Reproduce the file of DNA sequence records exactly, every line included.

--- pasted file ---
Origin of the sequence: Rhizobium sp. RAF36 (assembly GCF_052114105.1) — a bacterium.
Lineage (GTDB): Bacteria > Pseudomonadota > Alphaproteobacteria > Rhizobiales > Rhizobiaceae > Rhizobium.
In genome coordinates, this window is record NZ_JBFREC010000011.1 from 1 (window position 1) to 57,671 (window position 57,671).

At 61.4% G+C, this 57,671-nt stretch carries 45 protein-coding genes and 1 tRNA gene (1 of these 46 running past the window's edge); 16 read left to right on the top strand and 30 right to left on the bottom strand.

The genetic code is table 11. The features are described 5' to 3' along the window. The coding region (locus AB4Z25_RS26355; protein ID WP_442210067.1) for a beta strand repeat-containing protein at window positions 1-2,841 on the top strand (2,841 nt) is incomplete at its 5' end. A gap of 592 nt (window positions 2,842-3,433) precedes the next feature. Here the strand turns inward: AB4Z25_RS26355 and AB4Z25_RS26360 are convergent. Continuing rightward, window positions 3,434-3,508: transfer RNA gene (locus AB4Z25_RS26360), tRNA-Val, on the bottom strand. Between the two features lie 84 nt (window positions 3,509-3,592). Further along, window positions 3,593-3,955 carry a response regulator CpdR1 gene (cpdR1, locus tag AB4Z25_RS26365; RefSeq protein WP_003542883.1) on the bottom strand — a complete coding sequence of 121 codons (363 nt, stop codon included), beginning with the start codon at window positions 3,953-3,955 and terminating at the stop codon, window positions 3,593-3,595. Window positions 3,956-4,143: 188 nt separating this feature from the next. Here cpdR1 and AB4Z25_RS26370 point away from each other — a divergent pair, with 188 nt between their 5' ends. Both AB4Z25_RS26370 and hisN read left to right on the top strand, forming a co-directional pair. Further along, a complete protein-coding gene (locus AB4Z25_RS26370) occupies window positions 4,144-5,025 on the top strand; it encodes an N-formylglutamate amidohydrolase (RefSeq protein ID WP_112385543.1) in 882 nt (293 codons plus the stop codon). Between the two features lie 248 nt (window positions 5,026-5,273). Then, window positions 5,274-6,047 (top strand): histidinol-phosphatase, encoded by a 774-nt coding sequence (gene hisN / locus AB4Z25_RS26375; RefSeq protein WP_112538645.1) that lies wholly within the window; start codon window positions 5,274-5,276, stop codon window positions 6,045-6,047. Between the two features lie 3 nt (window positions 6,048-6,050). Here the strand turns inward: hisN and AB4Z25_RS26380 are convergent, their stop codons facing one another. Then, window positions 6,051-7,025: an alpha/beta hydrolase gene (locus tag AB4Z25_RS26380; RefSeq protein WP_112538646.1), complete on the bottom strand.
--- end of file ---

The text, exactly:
Origin of the sequence: Rhizobium sp. RAF36 (assembly GCF_052114105.1) — a bacterium.
Lineage (GTDB): Bacteria > Pseudomonadota > Alphaproteobacteria > Rhizobiales > Rhizobiaceae > Rhizobium.
In genome coordinates, this window is record NZ_JBFREC010000011.1 from 1 (window position 1) to 57,671 (window position 57,671).

At 61.4% G+C, this 57,671-nt stretch carries 45 protein-coding genes and 1 tRNA gene (1 of these 46 running past the window's edge); 16 read left to right on the top strand and 30 right to left on the bottom strand.

The genetic code is table 11. The features are described 5' to 3' along the window. The coding region (locus AB4Z25_RS26355; protein ID WP_442210067.1) for a beta strand repeat-containing protein at window positions 1-2,841 on the top strand (2,841 nt) is incomplete at its 5' end. A gap of 592 nt (window positions 2,842-3,433) precedes the next feature. Here the strand turns inward: AB4Z25_RS26355 and AB4Z25_RS26360 are convergent. Continuing rightward, window positions 3,434-3,508: transfer RNA gene (locus AB4Z25_RS26360), tRNA-Val, on the bottom strand. Between the two features lie 84 nt (window positions 3,509-3,592). Further along, window positions 3,593-3,955 carry a response regulator CpdR1 gene (cpdR1, locus tag AB4Z25_RS26365; RefSeq protein WP_003542883.1) on the bottom strand — a complete coding sequence of 121 codons (363 nt, stop codon included), beginning with the start codon at window positions 3,953-3,955 and terminating at the stop codon, window positions 3,593-3,595. Window positions 3,956-4,143: 188 nt separating this feature from the next. Here cpdR1 and AB4Z25_RS26370 point away from each other — a divergent pair, with 188 nt between their 5' ends. Both AB4Z25_RS26370 and hisN read left to right on the top strand, forming a co-directional pair. Further along, a complete protein-coding gene (locus AB4Z25_RS26370) occupies window positions 4,144-5,025 on the top strand; it encodes an N-formylglutamate amidohydrolase (RefSeq protein ID WP_112385543.1) in 882 nt (293 codons plus the stop codon). Between the two features lie 248 nt (window positions 5,026-5,273). Then, window positions 5,274-6,047 (top strand): histidinol-phosphatase, encoded by a 774-nt coding sequence (gene hisN / locus AB4Z25_RS26375; RefSeq protein WP_112538645.1) that lies wholly within the window; start codon window positions 5,274-5,276, stop codon window positions 6,045-6,047. Between the two features lie 3 nt (window positions 6,048-6,050). Here the strand turns inward: hisN and AB4Z25_RS26380 are convergent, their stop codons facing one another. Then, window positions 6,051-7,025: an alpha/beta hydrolase gene (locus tag AB4Z25_RS26380; RefSeq protein WP_112538646.1), complete on the bottom strand.